Every gadget and technology that affects your every day life has taken years if not a lifetime of hard work in research, design and development. We've charted the top 50 people responsible for implementing today's best technologies.
11. Gordon Moore
You can't go wrong with a guy who's got his own scientific law, can you? Moore's Law appeared in 1965, three years before Gordon Moore founded a little company called Intel, predicted that the number of components on a computer chip would double every year (later, he amended it to every two years). As Intel notes, Moore's Law remains the 'guiding principle for the semiconductor industry'; but, in truth, every field of high-tech, from hard drives to TVs, validates to some degree the almighty Law of Moore. Moore remains involved with Intel, which at 40 years old, may be number one on the list of companies that Silicon Valley could not exist without.
12. Bill Atkinson
You've got Bill Atkinson to thank for being able to move your cursor to your PC's File menu and open a new window. His early ideas regarding user interface design elements like the menu bar became graphical user interface standbys not just on Apple computers (where he worked), but on every major operating system that has followed. As a programmer, Atkinson designed MacPaint, QuickDraw, and HyperCard, a sort of proto-web system that clearly inspired the creation of the world wide web. After starting his own company, General Magic, Atkinson mostly retired from tech to work as a nature photographer.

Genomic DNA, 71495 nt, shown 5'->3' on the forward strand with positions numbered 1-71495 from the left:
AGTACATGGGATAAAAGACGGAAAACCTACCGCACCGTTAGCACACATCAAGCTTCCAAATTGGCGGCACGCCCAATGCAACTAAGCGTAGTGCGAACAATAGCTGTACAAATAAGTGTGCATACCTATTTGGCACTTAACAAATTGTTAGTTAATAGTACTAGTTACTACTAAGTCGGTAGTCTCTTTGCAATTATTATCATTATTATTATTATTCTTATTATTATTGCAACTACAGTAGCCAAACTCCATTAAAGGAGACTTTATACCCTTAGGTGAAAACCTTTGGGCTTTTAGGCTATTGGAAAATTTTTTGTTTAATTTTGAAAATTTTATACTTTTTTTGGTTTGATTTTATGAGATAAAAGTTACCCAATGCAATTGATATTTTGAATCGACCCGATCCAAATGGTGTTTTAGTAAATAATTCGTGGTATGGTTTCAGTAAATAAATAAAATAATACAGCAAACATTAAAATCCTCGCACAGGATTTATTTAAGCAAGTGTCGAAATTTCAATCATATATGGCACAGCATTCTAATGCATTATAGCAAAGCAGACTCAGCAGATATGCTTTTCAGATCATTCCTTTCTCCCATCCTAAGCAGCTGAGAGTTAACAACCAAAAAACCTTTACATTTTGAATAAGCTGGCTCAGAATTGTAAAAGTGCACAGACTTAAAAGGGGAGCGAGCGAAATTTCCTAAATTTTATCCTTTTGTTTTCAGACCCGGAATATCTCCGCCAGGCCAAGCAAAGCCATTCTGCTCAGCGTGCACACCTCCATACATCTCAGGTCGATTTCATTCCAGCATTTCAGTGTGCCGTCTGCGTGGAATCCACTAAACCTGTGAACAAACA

13. Steve Case
Don't laugh. The brainchild of Steve Case, America Online (AOL) was a big deal back in the early 1990s. The timing was perfect for a service that offered online training wheels for millions of intrigued but trepid people looking for an introduction to the world wide web.
AOL pioneered more than just the chatrooms for which it became infamous. Case launched Neverwinter Nights, one of the first massively multiplayer online games (MMOs) was an early champion of user avatars, and (most notoriously) started the blending of online and big media by selling out to Time Warner in 2001. Not such great timing there, alas.
14. Martin Cooper
His invention, created during his tenure at Motorola, weighed just shy of 1kg, and 10 years would pass before mobile phones broke the 0.5kg barrier. Cooper is still active in the telephone business. His company ArrayComm develops antenna technology so today's 200g phones can reach their networks.
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